During one section of the game, I had to grind my other members to have a decent chance of surviving and moving onto the next zone. While this didn’t annoy me greatly, the game would have benefited from an exp share system with reserved members while they’re not in combat. I had to grind for over an hour to get a respectable amount of levels. I had to do so again before the final boss because I just couldn’t defeat it otherwise. As JRPGs go, how much you may need to grind depends on you, so your mileage may vary. 

I found the experience of gaining levels and magic stones, alongside maxing out the equipment to learn action and support abilities to be very enjoyable. It’s satisfying looking at each ability page and picking what abilities you want to equip before a fight occurs. Or when a particular boss annoys you with status effects, time to equip some abilities that negate them! It’s an enjoyable gameplay loop. My only gripe about the battles is just how slow battle transitions are. I went back to the previous games before FFIX and counted how many seconds it took to transition into the battle screen. FFIX ended up doubling the others, taking about 11 seconds. There is an option to skip battle loading in the options menu, which does help mitigate the effect somewhat. It’s still fun, just be ready to have to wait before you can dive into battles. 

I appreciated the role each character in your party had, and it reminded me a lot of FFVI. It provides a mix of the old system while still allowing your characters to grow within their specific roles. Like with Vivi being a black mage specializing in destructive power, or Zidane’s focus on thief skills making him invaluable to stealing items from enemies. It is also viable to utilize every member of your party to some extent to defeat some challenging bosses. The game isn’t balls-to-the-wall hard, but it does provide a modicum of difficulty forcing you to change up your regular tactics and use all the tools you have to prevail.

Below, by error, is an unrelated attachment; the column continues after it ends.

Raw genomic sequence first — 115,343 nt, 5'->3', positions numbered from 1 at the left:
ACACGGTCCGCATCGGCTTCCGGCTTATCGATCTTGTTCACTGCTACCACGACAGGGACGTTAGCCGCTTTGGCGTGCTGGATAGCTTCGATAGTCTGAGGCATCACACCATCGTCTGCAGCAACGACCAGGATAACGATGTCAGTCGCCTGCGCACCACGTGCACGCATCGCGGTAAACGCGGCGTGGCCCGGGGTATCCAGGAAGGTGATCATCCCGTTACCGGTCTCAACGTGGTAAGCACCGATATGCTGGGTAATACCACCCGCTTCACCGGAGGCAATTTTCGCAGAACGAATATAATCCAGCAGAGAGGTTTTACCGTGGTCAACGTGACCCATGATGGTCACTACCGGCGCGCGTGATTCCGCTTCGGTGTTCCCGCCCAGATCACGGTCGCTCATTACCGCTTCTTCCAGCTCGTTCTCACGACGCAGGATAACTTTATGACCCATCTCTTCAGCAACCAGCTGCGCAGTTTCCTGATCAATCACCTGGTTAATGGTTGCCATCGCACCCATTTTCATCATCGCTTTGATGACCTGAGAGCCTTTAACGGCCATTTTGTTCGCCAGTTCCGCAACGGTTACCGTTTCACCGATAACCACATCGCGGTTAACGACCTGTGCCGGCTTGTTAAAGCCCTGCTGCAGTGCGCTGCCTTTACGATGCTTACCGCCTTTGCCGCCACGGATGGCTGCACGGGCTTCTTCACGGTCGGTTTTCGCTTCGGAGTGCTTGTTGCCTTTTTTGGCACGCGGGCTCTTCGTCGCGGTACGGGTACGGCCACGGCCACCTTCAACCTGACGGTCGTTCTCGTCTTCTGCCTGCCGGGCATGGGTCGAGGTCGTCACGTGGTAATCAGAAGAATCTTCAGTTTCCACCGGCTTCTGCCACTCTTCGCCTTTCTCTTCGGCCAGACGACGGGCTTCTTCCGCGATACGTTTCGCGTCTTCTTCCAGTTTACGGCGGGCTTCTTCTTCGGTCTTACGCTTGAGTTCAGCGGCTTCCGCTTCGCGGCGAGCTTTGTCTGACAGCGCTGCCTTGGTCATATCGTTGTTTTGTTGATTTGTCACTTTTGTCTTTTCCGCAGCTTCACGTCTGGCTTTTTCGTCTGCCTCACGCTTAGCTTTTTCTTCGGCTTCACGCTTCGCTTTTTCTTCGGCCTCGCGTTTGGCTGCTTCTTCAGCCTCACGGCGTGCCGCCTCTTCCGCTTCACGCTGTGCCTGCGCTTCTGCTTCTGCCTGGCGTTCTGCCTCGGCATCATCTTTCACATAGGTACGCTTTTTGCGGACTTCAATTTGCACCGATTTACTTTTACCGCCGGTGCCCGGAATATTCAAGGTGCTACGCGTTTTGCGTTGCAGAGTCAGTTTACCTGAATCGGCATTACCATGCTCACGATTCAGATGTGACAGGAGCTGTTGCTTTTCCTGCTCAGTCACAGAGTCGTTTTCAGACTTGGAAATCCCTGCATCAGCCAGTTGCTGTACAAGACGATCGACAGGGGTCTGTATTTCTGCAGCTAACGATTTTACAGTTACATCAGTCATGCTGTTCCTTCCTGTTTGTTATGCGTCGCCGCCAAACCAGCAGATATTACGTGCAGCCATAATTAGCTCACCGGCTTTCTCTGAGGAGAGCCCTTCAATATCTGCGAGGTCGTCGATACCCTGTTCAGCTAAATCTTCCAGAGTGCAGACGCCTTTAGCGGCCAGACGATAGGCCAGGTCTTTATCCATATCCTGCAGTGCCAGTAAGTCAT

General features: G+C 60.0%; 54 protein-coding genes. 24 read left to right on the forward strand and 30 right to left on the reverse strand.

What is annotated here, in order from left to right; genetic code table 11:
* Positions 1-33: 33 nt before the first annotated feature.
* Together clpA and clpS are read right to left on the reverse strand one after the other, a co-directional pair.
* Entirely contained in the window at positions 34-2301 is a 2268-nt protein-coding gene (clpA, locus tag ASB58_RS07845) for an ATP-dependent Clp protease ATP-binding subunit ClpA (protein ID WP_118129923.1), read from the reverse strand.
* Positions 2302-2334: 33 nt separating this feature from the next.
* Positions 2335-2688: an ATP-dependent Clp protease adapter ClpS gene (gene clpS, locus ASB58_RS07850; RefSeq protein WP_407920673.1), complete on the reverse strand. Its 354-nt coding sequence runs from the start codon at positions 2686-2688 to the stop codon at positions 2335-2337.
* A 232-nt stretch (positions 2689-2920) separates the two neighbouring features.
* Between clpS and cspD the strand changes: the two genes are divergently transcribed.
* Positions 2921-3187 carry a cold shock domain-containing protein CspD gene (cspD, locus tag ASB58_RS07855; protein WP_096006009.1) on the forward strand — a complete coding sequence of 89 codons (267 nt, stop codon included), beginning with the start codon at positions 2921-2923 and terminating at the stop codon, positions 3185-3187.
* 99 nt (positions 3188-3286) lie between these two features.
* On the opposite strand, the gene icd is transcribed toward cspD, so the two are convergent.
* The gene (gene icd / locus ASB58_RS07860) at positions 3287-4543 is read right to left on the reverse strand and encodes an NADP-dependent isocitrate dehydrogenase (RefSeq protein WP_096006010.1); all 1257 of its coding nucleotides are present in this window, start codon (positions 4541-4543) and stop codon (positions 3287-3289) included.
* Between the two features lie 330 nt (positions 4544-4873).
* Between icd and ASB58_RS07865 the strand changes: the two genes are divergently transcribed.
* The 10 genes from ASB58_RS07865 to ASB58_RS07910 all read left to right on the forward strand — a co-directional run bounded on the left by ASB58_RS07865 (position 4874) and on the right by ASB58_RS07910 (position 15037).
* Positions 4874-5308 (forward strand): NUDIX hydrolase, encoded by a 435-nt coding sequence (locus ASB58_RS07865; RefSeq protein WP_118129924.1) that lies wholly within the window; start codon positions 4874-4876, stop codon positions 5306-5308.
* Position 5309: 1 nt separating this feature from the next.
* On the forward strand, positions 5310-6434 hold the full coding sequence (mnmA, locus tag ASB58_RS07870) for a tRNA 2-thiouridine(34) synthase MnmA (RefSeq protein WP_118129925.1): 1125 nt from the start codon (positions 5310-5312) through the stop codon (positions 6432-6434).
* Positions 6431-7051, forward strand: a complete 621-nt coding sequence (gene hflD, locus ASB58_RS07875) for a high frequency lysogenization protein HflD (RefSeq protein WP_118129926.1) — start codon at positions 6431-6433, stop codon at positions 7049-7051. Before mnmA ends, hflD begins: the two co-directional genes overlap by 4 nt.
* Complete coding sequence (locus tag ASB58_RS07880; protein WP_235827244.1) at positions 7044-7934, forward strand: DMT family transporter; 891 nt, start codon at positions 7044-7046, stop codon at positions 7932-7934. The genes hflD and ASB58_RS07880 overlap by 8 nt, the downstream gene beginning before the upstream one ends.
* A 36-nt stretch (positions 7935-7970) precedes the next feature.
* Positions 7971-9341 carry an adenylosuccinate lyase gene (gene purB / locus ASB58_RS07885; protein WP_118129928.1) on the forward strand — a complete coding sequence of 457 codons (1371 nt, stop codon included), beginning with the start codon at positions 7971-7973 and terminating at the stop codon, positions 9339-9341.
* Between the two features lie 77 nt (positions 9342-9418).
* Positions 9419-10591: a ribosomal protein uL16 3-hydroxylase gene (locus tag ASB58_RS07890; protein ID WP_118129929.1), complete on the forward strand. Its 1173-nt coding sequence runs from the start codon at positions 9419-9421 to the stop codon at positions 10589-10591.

I did not enjoy the card game, Tetra Master, especially when they made it essential to the plot later in the game when I wasn’t interested in it. The game also does a poor job of explaining the mechanics of it, making me have to resort to a guide online for a better breakdown. This minigame just wasn’t for me.  

As for the story, I’d say it’s a classic through and through, with story beats that won’t fail to pull on your heartstrings. While I do still have some reservations about the game—particularly some parts of its combat system and some minigames—as a whole, the story, graphics, and music more than make up for any small shortcomings the game has. While it plays what some may call the safe card in its classical story, it isn’t afraid to tread new grounds. The way the game approaches these areas is where the diamond begins to shine even brighter. 

Conclusion

Pros (+) 

  • Gameplay is addicting
  • Switch port is excellent, and the added features are a godsend
  • Visually appealing fantasy medieval aesthetic, realized in 3D
  • Tight balance of humor and seriousness in an incredible story

Cons (–) 

  • Can be a grindy at times
  • Not a fan of the card game

Developed by Square, directed by Hiroyuki Ito, composed by Nobuo Uematsu, and produced by Shinji Hashimoto and Hironobu Sakaguchi, FFIX is like a lasso over my whole body slowly pulling me into a world of joy, laughter, and some other surprising emotions. 

For its highly fleshed out and lovable characters, a solid soundtrack full of classical instruments and clever usage of leitmotifs, and a story worth seeing from beginning to end, I give Final Fantasy IX a 9.5/10. It feels like a love letter to veterans of the franchise, yet is still a remarkable game in its own right for any newcomers wanting to try out their first JRPG.